On Monday night, his autographed Topps rookie card sold for $6,725.
"It's a truly foreign market that is buying his memorabilia," said Rick Probstein, whose company sold the card on eBay. "Aaron Judge and some of the other baseball stars we have seen on the rise have been boosted by a U.S. market alone."
A year after Judge was compared to Babe Ruth due to his larger-than-life stature and frequency of home runs, Ohtani is also compared to the "Bambino," not only hitting blasts but striking out batters.
"The fact that he is excelling at both hitting and pitching has created somewhat of a frenzy," Probstein said.
The red-ink autographed card, from the 2018 Topps Heritage set, could have been bought in the $1,500-to-$2,000 range toward the end of spring training when fans were questioning if the hype was real over Ohtani, whom the Angels acquired by paying a $20 million posting fee to the Nippon-Ham Fighters, his Japanese team.
But Ohtani, 23, has more than matched expectations early in the regular season, going 2-0 with a 2.08 ERA and taking a perfect game into the seventh inning of his most recent start. He has seven hits at the plate, including home runs in three consecutive games.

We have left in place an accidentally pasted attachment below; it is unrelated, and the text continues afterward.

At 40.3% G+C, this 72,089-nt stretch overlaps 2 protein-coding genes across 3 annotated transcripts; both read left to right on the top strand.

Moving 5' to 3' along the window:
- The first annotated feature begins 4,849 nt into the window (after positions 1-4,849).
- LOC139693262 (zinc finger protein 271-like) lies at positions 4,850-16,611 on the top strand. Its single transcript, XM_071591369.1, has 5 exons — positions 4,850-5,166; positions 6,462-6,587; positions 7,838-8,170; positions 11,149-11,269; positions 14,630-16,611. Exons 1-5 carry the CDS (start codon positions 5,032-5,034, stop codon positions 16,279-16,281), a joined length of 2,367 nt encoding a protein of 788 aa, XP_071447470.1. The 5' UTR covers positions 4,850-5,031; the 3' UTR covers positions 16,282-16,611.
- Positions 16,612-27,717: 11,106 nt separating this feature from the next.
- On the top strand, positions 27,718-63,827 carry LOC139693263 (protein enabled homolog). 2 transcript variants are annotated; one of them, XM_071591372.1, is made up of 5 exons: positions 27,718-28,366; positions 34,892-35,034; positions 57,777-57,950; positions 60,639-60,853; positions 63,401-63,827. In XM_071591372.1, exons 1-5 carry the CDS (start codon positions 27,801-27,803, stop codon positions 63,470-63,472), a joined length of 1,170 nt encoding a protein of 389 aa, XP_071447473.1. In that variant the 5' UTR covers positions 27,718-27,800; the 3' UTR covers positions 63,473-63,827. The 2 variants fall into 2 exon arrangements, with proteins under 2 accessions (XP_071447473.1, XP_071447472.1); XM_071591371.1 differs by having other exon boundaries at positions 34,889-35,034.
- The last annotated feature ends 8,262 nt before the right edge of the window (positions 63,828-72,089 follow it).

"His autographed cards have tripled or quadrupled in the last two to three weeks," Probstein said.
Topps, which signed Ohtani to an exclusive autograph and memorabilia deal in January, said Tuesday it has sold 102,501 on-demand cards of Ohtani on its website in the past 32 hours.
Topps priced one autographed card at $4,000. It sold immediately.
Phillies reliever Pat Neshek, a noted card collector, pulled a Topps Heritage signed Ohtani card, one out of 69, out of a pack last week. He sold the card on eBay for $6,101 on Sunday.
With Ohtani homering in three straight games before striking out 12 in seven shutout innings on Sunday, Neshek realizes he may have sold the card too soon.
"Yeah," Neshek told MLB.com with a smile when asked if he regretted already selling the card. "I mean, back in the day I sold an Aaron Rodgers card about his second year in [the NFL]. I think I got like $40 and they were going for like, two or three grand a couple years ago. That was a dumb one.
"That's kind of the name of the game. You see it with the Aaron Judge stuff. His stuff wasn't selling, then when he blew up last year, it kind of revitalized the whole baseball card industry. They had their best year in 20 years last year. It's nice to see people doing that."
The fact Neshek is active in the market is a good sign, according to Clay Luraschi, vice president of product development for Topps.
"When Major League Baseball players are flipping a card for a profit, you know it's big," said Luraschi, who has been with Topps for 18 years.
"We've seen things that look like this -- Ichiro and [Albert] Pujols in 2001 and obviously what we saw with Aaron Judge last year," Luraschi said. "But nothing I've seen in the past has matched what we've seen the last couple weeks with Ohtani."